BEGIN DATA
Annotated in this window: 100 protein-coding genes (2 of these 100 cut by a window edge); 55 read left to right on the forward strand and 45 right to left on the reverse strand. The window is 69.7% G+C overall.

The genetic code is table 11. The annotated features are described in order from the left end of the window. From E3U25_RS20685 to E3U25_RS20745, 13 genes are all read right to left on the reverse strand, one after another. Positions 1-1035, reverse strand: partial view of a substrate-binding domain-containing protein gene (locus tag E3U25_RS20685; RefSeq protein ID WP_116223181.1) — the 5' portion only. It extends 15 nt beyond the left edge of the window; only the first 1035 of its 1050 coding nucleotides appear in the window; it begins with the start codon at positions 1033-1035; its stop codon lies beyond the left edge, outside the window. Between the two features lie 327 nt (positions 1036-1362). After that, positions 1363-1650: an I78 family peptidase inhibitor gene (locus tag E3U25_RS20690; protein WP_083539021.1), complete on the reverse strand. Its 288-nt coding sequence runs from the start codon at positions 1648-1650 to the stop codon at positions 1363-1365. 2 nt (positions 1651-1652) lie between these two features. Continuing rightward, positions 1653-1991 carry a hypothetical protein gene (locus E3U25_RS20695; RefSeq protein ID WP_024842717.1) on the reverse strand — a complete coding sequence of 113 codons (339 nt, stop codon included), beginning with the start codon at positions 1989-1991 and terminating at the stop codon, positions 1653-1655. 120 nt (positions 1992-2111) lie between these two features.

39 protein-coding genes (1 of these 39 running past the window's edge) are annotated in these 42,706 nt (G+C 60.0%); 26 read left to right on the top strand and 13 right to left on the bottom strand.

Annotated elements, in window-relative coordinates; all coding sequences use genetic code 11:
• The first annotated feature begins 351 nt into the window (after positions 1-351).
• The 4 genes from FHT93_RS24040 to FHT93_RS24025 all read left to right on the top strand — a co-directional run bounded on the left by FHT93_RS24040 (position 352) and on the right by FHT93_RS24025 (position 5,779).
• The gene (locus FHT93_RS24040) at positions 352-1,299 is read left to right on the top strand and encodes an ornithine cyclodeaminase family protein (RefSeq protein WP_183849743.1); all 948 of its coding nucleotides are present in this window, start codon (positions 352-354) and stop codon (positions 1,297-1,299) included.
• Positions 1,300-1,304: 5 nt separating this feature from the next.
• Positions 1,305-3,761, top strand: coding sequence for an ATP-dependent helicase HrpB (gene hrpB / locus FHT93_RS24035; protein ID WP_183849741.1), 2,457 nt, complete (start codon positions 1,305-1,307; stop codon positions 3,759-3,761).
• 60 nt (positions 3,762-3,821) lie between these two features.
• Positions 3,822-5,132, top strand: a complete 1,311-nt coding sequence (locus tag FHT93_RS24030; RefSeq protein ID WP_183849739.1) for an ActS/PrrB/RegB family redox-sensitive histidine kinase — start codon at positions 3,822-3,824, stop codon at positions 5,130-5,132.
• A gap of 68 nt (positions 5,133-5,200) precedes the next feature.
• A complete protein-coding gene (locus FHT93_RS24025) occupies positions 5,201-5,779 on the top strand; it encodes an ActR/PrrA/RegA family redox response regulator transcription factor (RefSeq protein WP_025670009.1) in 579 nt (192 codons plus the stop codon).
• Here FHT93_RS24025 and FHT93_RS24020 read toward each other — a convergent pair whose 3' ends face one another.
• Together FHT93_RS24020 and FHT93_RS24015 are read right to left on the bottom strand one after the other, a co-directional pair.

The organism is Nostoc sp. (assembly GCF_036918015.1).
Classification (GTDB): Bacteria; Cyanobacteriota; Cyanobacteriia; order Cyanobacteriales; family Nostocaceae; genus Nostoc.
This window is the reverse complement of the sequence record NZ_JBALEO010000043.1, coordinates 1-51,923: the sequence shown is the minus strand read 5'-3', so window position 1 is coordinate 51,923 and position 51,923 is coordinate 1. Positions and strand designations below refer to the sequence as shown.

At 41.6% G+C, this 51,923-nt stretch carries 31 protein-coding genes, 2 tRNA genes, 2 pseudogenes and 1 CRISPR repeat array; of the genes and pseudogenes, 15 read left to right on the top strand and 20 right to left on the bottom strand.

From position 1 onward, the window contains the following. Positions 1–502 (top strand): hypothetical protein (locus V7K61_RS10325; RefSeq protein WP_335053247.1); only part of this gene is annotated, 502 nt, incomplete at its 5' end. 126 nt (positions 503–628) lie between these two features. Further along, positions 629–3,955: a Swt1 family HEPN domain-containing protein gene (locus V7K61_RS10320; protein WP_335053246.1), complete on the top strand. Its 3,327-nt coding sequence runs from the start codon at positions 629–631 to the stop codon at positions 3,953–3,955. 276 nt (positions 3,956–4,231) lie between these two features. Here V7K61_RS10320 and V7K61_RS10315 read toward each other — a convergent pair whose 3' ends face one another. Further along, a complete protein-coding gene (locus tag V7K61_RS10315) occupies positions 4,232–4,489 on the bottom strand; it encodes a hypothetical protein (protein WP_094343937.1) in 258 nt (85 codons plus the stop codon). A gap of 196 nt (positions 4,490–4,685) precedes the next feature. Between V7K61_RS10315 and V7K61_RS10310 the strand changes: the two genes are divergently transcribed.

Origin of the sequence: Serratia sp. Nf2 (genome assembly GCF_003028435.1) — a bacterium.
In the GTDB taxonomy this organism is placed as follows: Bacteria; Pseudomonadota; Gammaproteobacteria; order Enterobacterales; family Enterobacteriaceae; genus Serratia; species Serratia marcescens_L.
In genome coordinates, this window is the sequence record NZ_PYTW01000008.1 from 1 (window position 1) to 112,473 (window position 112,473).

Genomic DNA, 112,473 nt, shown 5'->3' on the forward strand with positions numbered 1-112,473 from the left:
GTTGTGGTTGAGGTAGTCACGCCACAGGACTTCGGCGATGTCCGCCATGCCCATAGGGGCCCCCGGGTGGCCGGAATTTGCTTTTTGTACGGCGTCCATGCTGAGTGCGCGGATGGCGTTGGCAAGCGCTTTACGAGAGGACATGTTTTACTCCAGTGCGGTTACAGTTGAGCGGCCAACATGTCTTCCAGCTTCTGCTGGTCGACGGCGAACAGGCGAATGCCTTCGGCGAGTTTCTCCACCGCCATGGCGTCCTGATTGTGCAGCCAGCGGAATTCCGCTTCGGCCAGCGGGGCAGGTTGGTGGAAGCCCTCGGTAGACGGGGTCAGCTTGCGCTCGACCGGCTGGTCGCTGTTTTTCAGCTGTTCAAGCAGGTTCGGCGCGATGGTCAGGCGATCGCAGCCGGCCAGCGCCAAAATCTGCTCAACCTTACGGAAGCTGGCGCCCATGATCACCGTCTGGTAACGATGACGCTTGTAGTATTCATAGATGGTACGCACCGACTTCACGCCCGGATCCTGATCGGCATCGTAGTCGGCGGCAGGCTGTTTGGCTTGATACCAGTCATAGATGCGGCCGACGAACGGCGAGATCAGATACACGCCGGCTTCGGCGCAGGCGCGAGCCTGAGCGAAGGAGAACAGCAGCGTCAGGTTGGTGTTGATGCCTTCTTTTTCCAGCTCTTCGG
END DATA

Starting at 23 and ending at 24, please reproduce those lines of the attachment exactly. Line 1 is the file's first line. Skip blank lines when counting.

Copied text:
In genome coordinates, this window is the sequence record NZ_PYTW01000008.1 from 1 (window position 1) to 112,473 (window position 112,473).

Genomic DNA, 112,473 nt, shown 5'->3' on the forward strand with positions numbered 1-112,473 from the left: